University of NSW study shows Australian whale-watching season may deal humpbacks a health blow

CENSUS POLE: UNSW Science whale researcher Dr Catharina Vendl with the telescopic pole she used to collect samples of whales' blow in Hervey Bay, Queensland, in 2017. Picture: Jordann Crawford-Ash
CENSUS POLE: UNSW Science whale researcher Dr Catharina Vendl with the telescopic pole she used to collect samples of whales' blow in Hervey Bay, Queensland, in 2017. Picture: Jordann Crawford-Ash

SNOT could be ruining the mood for whales migrating past the Hunter each year, researchers have found.

University of NSW academics believe that the tourism drawcard could actually deplete the whales after collecting and analysing samples of whale blow, which is comparable to human nasal mucus.

The researchers found "significantly less microbial diversity and richness on the return leg of the whales migration", a potential sign that the giants of the sea were less healthy than when they were heading north.

Dr Catharina Vendl, the lead author of the study published in journal Scientific Reports this week, provided the first evidence that the microbial readings could indicate the overall health of whales.

"The physical strains of the humpbacks migration likely affected the microbial communities in the whales airways so, our findings are key to further developing the analysis of airway microbiota as a non-invasive method for monitoring the immune function and overall health of whales and dolphins," Dr Vendl said.

"People enjoy whale-watching season, but with it comes reports of whales becoming stranded. Although humpback whale stranding events occur naturally and regularly to injured and young whales, it is crucial to monitor the population health of this iconic species to ensure its long-term survival.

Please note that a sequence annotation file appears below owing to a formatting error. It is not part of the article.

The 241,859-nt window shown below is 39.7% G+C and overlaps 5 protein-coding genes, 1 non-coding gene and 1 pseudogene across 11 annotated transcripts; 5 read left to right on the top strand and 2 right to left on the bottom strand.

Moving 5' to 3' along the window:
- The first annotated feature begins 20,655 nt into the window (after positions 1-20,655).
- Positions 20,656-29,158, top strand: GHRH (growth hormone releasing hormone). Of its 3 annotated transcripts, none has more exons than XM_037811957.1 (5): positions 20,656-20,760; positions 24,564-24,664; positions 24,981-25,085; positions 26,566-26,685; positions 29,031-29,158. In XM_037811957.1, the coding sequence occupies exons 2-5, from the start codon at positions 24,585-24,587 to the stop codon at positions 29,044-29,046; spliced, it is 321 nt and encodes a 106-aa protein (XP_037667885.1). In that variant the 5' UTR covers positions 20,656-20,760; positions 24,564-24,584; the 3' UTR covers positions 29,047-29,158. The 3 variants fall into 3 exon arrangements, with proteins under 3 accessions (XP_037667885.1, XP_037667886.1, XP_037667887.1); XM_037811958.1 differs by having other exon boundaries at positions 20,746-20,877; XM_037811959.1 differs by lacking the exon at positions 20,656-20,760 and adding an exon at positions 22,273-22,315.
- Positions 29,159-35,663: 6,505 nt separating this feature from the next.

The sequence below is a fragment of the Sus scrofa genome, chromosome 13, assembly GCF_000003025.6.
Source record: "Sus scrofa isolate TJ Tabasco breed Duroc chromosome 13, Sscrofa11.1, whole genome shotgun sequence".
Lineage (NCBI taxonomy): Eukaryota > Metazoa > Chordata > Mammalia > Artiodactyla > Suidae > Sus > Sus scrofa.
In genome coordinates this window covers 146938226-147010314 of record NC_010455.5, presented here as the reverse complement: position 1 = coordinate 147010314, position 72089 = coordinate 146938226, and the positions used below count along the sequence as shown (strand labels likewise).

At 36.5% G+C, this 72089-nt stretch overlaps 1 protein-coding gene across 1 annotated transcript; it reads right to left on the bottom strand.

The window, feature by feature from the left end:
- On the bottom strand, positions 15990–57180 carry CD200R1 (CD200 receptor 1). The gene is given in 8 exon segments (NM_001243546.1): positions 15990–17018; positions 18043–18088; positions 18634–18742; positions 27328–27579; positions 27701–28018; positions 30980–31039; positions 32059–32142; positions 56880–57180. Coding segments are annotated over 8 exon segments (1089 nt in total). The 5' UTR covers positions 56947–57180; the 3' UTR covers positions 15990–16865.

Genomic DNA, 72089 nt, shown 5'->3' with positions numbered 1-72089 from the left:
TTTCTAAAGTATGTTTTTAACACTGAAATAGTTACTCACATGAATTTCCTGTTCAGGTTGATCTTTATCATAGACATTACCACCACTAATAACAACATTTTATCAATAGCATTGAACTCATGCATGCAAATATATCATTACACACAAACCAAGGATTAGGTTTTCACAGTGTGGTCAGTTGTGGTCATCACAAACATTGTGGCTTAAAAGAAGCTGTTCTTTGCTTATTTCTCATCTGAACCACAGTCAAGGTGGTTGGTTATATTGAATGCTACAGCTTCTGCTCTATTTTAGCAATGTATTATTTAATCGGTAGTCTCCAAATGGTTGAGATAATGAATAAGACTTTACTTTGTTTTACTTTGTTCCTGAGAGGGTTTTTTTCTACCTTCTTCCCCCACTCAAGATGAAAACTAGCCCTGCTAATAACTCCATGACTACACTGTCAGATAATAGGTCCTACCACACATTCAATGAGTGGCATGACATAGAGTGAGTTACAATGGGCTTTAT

"Humpback whales do not only play an essential role in their marine ecosystem but also represent an important economic resource, because whale watching is a booming industry in many Australian cities and around the world."

The collection of the whale blow was a non-invasive way for researchers to study whales, Dr Vendl said, and studying them also revealed the health of the marine ecosystem around the whales.

DIRTY JOB: A waterproof drone which UNSW whale researcher Dr Catharina Vendl used to collect samples of whales' blow in Hervey Bay, Queensland, in 2017. Picture: Jess Dargan

DIRTY JOB: A waterproof drone which UNSW whale researcher Dr Catharina Vendl used to collect samples of whales' blow in Hervey Bay, Queensland, in 2017. Picture: Jess Dargan

Whales usually fast during their migration north to warmer waters for breeding due to the absence of krill in large quantities along the Australian coast.

The migration, between May and September, is the best opportunity to spot whales off Newcastle and Port Stephens. It draws thousands to the region to see the aquatic giants in the flesh.

Fasting is therefore a major physiological strain during the whales migration," Dr Vendl said.

The study examined 20 whales in Hervey Bay during their journey south in August 2017.

The findings were compared to Macquarie University samples taken in May and June the same year for a separate study.

We concluded the physical strains of the migration, likely in addition to the exposure to marine pollutants, compromise the whales immune systems and consequently cause a shift in the whales airway microbiota," Dr Vendl said.

Our findings are the first to provide good evidence of a connection between the whales airway bacterial communities, their physiology and immune function something that has been established in humans.

Blow was collected using a waterproof drone carrying a petri dish over whales and "pure luck" in waiting for them to exhale while it was in range, and also with a telescopic pole.

"In Hervey Bay, the whales are curious and approach boats," Dr Vendl said.

"So, I held the pole out and waited until the whales exhaled and then collected their samples that way."

ACM has reported that the whale watching season along the region's coast has been a bumper one for enthusiasts.

The research comes days after a beaked whale fatally stranded at Magenta beach, south of The Entrance, earlier this week. National Parks and Wildlife confirmed it was only the seventh time that species had been beached on the Australian mainland.